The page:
Poverty Row  

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Train wreck at Montparnasse (October 22, 1895) by Studio Lévy and Sons.
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Train wreck at Montparnasse (October 22, 1895) by Studio Lévy and Sons.
American cinema, 1950s films

Poverty Row is a slang term used in Hollywood from the late silent period through the mid-fifties to refer to a variety of small and mostly short-lived B movie studios. It did not refer to any specific physical location, but was instead a kind of catch-all, figurative term for these low-budget companies.

The films of Poverty Row, many of them Westerns or series such as those featuring the Bowery Boys and detectives such as Mr. Wong and Charlie Chan, are generally characterized by low budgets, casts made up of unknowns or former stars, and overall production values that emphasize the haste and economy with which they were made.

While some Poverty Row studios came and quickly went after a few releases, others operated on more or less the same terms as— if vastly different scales from — larger studios such as MGM, Warner Brothers, and Paramount Pictures.

The most successful and longest-lived of such lower-tier companies operated much like the major film studios; they maintained permanent lots (and many standing sets that dedicated moviegoers could frequently recognize from movie to movie), had both cast and crew on long-term contract, and had a more varied output than smaller firms. Leading studios on Poverty Row included Republic, which had begun by releasing serial shorts before eventually embarking on more ambitious projects as The Quiet Man with John Wayne; and Monogram Pictures, which over several decades produced everything from college/teen musicals starring popular swing bands to versions of classics like Oliver Twist and the final films of Kay Francis.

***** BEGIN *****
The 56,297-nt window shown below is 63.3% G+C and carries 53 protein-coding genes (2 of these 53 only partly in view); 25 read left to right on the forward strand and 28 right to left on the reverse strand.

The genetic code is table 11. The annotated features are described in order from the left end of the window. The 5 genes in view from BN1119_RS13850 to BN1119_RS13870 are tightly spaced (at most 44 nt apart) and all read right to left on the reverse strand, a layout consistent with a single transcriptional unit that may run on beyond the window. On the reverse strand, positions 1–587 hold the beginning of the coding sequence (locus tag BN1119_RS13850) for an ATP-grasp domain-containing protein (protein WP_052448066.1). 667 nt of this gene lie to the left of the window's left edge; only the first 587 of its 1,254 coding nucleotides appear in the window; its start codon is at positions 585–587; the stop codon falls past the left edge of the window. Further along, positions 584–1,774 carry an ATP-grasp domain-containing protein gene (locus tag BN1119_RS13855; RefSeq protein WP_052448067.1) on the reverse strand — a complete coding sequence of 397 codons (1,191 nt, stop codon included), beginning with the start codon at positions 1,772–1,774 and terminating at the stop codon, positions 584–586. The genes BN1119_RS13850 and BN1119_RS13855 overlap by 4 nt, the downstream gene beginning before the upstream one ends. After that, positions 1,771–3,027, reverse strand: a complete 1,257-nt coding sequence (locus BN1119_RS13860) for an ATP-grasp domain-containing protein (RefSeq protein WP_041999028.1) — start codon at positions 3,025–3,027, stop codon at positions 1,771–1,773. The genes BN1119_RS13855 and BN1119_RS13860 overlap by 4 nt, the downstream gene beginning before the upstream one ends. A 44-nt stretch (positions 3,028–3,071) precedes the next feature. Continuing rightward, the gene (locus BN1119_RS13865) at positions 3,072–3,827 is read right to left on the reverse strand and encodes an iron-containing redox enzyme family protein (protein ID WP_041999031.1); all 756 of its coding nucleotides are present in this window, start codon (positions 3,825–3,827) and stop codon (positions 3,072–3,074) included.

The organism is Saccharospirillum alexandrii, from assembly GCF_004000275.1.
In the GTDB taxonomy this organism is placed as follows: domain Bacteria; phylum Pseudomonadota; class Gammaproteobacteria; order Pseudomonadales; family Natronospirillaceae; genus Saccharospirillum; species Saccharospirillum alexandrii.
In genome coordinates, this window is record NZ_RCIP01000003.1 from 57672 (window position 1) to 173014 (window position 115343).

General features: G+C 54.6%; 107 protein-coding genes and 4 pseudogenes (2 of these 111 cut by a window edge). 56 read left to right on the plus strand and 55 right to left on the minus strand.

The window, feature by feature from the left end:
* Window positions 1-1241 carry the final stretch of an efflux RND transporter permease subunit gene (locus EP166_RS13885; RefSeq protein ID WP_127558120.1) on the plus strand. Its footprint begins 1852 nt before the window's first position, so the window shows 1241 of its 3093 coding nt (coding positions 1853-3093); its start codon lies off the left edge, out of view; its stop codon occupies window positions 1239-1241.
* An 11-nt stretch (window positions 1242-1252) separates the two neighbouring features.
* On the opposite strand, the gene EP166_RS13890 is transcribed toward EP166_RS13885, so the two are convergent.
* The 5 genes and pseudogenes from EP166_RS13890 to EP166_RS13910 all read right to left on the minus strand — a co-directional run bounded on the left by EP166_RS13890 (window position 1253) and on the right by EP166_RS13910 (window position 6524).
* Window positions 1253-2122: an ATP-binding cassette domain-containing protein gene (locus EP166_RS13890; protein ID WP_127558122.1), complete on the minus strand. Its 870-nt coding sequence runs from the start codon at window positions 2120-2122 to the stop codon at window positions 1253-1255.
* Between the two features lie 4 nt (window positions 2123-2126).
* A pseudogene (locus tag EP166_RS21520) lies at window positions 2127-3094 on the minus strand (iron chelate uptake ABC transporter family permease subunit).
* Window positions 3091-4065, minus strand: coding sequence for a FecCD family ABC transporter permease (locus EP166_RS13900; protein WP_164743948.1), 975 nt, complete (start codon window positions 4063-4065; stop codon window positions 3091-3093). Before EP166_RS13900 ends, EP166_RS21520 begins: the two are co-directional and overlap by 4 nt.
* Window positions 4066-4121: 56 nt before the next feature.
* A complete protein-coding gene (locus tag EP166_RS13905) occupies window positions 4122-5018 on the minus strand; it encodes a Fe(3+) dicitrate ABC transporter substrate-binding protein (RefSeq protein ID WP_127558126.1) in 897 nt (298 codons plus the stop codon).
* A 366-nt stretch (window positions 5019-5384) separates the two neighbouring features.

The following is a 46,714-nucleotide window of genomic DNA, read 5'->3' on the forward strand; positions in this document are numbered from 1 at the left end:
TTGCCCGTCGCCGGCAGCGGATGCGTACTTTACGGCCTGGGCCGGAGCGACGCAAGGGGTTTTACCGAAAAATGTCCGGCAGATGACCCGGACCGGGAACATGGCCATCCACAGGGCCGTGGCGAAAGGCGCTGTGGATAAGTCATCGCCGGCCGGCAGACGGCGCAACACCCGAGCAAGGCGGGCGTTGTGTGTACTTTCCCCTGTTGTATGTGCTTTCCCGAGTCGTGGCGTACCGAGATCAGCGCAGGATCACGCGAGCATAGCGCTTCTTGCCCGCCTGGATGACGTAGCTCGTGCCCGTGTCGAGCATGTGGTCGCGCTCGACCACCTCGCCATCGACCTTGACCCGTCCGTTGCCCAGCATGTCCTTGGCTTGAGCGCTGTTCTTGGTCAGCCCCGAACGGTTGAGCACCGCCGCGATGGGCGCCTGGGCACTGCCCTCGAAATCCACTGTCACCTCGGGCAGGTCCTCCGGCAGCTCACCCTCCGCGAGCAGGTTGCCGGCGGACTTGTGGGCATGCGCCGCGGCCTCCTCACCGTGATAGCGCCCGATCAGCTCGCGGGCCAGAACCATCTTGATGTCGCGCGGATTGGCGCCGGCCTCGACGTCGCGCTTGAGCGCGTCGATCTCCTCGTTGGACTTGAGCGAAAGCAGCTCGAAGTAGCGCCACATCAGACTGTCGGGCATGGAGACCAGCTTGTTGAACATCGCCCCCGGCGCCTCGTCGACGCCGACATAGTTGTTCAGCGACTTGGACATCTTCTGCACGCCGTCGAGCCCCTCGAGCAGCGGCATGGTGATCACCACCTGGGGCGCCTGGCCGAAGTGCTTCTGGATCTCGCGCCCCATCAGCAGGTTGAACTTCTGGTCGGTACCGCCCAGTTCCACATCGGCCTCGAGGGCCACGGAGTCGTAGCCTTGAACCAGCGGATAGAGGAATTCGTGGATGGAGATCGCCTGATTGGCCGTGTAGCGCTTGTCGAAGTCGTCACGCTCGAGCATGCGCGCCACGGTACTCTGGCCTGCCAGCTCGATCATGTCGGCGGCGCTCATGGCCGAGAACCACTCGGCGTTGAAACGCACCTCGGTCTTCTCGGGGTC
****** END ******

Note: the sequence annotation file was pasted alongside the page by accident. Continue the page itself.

The smallest studios, including Tiffany, Victory, Mascot and Chesterfield often packaged and released films from independent producers, British "quota quickie" films, or borderline exploitation films such as Hitler, Beast of Berlin to supplement their own limited production capacity.

The breakup of the studio system (and its restrictive chain-theater distribution network, which left independent movie houses eager for seat-filling product from the Poverty Row studios) and the advent of television are among the factors that led to the disappearance of "Poverty Row" as a concrete phenomenon. The kinds of films produced by Poverty Row studios only grew in popularity Template:Fact, but were increasingly available both from major production companies and from independent producers who no longer needed to rely on a studio's ability to package and release their work.




Unless indicated otherwise, the text in this article is either based on Wikipedia article "Poverty Row" or another language Wikipedia page thereof used under the terms of the GNU Free Documentation License; or on original research by Jahsonic and friends. See Art and Popular Culture's copyright notice.

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